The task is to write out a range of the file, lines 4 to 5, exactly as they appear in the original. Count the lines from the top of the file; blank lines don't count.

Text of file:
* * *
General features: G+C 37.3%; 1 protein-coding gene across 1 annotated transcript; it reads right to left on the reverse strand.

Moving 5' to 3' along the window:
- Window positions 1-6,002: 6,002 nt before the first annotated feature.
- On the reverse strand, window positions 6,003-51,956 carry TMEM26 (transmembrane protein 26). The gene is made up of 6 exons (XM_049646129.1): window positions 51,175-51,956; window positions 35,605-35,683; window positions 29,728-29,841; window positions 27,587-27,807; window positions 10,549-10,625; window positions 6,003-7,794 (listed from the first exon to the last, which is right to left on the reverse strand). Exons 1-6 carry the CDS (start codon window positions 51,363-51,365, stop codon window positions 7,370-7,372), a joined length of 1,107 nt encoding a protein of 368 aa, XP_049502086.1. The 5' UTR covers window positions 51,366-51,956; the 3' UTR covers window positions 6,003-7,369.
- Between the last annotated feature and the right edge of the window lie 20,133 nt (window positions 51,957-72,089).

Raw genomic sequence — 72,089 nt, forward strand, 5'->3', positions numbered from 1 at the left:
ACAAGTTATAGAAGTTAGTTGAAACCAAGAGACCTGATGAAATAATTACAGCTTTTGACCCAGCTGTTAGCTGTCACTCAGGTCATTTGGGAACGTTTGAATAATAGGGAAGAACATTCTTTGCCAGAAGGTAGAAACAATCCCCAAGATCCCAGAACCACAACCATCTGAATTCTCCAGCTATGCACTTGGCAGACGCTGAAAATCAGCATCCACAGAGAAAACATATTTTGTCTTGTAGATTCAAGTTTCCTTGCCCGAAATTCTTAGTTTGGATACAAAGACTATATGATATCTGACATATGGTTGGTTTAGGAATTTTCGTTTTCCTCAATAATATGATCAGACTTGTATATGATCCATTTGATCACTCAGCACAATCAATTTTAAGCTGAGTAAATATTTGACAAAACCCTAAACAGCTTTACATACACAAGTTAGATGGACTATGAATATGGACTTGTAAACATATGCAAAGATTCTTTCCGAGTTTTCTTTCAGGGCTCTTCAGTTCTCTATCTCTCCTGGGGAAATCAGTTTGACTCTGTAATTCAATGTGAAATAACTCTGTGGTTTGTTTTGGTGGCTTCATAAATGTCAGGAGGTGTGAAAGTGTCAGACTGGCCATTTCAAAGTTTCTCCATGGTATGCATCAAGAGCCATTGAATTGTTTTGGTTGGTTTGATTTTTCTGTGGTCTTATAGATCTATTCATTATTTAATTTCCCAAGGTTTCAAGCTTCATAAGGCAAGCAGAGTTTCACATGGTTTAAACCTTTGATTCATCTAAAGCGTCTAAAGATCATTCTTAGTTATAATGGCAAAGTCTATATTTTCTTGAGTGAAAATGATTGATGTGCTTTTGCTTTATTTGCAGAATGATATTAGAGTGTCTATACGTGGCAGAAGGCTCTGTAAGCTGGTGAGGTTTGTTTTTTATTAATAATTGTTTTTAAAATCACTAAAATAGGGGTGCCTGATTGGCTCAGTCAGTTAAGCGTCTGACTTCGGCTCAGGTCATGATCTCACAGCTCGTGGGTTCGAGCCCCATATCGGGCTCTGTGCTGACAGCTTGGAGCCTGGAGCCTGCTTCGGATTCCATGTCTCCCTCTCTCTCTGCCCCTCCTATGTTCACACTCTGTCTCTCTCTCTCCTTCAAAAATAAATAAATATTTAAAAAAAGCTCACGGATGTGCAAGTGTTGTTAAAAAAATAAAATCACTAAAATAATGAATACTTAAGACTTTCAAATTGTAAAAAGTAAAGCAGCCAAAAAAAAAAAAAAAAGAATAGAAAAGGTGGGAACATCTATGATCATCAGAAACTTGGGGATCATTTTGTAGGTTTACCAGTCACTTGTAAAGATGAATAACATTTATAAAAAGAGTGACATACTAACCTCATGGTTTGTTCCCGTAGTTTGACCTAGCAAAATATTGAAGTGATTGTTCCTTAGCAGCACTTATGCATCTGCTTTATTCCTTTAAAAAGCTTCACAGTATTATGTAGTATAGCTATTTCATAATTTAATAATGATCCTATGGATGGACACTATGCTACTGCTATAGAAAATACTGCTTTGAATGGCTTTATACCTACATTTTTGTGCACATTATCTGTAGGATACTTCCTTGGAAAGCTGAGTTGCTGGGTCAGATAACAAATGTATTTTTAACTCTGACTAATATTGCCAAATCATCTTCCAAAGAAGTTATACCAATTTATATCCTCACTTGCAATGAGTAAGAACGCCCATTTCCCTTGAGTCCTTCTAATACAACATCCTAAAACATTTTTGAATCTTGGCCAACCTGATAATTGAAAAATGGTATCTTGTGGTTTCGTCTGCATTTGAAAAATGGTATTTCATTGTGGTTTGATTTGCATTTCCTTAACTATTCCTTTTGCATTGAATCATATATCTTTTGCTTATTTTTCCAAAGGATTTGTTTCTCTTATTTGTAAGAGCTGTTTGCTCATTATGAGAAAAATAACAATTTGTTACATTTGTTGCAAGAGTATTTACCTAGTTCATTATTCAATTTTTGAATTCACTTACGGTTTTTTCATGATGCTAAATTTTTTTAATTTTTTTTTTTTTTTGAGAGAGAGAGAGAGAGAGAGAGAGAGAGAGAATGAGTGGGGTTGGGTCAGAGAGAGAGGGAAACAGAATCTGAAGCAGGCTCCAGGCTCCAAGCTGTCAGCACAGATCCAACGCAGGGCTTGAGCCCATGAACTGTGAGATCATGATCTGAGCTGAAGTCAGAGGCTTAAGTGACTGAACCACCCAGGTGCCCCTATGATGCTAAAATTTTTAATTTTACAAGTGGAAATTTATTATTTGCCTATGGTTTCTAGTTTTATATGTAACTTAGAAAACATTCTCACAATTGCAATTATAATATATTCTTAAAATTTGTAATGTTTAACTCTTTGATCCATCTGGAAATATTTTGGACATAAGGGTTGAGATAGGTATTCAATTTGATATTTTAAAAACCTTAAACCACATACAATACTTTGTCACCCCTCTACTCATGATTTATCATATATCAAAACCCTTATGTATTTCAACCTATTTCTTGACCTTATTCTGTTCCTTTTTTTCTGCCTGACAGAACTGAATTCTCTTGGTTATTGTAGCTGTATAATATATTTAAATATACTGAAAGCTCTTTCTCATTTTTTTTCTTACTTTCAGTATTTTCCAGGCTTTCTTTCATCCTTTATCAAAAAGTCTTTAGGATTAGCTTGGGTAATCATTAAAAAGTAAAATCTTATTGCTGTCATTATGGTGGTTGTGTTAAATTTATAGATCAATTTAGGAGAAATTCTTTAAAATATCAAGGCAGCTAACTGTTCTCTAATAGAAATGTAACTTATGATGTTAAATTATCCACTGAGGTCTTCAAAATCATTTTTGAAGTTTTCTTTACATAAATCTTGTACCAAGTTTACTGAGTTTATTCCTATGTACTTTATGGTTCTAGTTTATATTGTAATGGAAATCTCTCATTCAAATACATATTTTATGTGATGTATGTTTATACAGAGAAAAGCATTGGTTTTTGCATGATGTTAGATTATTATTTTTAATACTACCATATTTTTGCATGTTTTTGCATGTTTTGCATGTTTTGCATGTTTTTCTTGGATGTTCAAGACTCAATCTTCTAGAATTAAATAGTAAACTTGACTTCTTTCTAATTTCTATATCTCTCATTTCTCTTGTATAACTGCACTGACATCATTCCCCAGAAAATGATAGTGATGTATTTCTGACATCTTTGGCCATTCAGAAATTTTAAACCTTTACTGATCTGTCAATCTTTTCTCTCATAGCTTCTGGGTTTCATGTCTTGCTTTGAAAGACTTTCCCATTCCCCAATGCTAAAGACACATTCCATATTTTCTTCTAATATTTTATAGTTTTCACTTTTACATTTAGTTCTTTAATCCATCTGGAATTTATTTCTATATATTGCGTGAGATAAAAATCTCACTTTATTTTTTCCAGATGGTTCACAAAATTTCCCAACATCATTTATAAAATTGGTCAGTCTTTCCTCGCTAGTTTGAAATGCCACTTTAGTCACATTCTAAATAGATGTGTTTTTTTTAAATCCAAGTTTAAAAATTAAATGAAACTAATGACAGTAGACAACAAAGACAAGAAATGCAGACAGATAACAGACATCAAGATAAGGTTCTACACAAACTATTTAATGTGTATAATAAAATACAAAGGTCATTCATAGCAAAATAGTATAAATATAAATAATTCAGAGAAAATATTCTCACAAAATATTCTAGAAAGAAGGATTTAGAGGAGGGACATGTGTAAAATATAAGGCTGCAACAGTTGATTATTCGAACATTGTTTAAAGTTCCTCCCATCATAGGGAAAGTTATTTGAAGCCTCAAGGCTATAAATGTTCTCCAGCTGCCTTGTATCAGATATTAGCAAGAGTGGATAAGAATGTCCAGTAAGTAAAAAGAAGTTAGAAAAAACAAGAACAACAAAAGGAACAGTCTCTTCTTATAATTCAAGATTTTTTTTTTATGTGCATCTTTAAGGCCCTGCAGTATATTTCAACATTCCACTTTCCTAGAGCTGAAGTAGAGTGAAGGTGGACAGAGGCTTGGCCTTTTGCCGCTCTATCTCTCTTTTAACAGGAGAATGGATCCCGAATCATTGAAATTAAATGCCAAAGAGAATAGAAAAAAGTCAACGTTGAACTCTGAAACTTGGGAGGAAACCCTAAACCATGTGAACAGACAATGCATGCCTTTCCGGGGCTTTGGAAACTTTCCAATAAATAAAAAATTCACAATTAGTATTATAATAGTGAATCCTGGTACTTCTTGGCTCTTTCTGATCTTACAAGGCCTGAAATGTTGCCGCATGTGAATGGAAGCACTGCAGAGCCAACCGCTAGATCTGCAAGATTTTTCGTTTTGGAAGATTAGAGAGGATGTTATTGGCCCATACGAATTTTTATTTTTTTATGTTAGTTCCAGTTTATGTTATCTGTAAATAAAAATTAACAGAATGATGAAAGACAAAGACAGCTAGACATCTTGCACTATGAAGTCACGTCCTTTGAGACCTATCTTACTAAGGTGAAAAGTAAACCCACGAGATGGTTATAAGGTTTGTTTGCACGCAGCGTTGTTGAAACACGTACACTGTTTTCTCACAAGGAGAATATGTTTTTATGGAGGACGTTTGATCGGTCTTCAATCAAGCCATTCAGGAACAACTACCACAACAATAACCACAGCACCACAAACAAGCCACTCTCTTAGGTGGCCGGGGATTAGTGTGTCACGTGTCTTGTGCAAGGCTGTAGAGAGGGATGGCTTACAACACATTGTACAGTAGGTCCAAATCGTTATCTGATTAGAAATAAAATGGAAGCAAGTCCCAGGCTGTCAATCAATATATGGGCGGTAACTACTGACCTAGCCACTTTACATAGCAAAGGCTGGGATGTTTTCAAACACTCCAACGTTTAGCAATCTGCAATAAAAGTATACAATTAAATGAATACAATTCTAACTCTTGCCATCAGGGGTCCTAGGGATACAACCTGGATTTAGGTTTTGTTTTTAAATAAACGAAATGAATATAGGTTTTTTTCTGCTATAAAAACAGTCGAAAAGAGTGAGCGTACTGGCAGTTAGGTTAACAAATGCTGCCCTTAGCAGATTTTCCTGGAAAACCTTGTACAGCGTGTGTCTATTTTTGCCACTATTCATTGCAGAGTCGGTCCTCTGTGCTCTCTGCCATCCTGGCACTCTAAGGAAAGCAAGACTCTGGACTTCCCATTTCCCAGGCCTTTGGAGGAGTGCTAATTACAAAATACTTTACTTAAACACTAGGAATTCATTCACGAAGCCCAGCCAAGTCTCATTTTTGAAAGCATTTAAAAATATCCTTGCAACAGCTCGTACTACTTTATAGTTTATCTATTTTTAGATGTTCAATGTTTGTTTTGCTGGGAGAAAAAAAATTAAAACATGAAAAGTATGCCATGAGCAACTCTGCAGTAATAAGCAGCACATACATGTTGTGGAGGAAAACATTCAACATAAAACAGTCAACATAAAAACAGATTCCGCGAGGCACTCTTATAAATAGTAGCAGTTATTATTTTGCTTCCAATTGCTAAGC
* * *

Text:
- On the reverse strand, window positions 6,003-51,956 carry TMEM26 (transmembrane protein 26). The gene is made up of 6 exons (XM_049646129.1): window positions 51,175-51,956; window positions 35,605-35,683; window positions 29,728-29,841; window positions 27,587-27,807; window positions 10,549-10,625; window positions 6,003-7,794 (listed from the first exon to the last, which is right to left on the reverse strand). Exons 1-6 carry the CDS (start codon window positions 51,363-51,365, stop codon window positions 7,370-7,372), a joined length of 1,107 nt encoding a protein of 368 aa, XP_049502086.1. The 5' UTR covers window positions 51,366-51,956; the 3' UTR covers window positions 6,003-7,369.
- Between the last annotated feature and the right edge of the window lie 20,133 nt (window positions 51,957-72,089).